Fragmented knowledge: exploring the relationship between partisan media exposure and liberal, conservative, and nonpartisan political knowledge

Thumbnail Image
Journal Title
Journal ISSN
Volume Title
University of Alabama Libraries

The study examined the relationship between three types of political knowledge--liberal, conservative, and nonpartisan--and exposure to partisan news media. An online survey measuring U.S. adults' news media use and political knowledge was conducted in April of 2012. The survey also asked about respondents' political participation, ideology, and demographics. The study found a significant positive relationship between exposure to general political news media and all types of knowledge. Further, exposure to partisan news media was positively related to corresponding knowledge type, but no relationship was found for conflicting knowledge types. A regression analysis of all variables of interest found exposure to partisan media to be the strongest predictor of corresponding political knowledge, more so than exposure to general political news, ideology, political participation, or demographic factors. Although much research has been conducted in the area of partisan media exposure, this study was the first to link partisan selective exposure and different types of political knowledge, a relationship only suggested in past studies. The finding that partisan media exposure, not ideology, is directly linked to adults holding differing types of knowledge about the political system holds strong implications for the future of American participatory democracy.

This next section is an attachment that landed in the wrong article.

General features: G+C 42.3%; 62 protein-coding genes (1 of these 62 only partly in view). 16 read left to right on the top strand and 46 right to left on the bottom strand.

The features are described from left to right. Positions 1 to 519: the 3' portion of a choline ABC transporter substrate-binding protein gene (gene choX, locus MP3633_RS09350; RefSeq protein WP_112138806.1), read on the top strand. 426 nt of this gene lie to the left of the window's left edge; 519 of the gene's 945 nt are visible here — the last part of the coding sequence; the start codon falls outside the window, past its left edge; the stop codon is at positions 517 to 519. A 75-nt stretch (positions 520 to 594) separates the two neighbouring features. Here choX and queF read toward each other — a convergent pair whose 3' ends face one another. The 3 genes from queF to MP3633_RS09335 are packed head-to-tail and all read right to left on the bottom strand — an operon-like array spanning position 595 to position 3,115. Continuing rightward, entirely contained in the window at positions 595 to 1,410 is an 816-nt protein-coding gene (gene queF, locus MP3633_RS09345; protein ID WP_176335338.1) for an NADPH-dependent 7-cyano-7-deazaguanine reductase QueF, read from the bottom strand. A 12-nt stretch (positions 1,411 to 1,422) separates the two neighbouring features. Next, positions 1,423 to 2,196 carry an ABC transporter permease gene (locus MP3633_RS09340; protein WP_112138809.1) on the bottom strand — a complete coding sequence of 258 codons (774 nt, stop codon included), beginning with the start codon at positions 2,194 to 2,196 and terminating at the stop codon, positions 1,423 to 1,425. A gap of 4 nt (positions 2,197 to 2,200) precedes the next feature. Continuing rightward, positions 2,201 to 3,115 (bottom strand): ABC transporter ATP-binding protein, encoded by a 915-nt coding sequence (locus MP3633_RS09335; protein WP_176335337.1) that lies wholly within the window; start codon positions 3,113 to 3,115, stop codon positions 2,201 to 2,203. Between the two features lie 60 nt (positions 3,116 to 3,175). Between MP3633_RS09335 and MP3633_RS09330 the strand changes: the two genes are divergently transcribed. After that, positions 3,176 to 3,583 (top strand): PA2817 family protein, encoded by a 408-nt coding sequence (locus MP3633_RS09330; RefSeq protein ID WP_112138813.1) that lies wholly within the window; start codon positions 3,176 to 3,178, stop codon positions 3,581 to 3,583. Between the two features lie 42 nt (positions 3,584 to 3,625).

Electronic Thesis or Dissertation
Journalism, Political science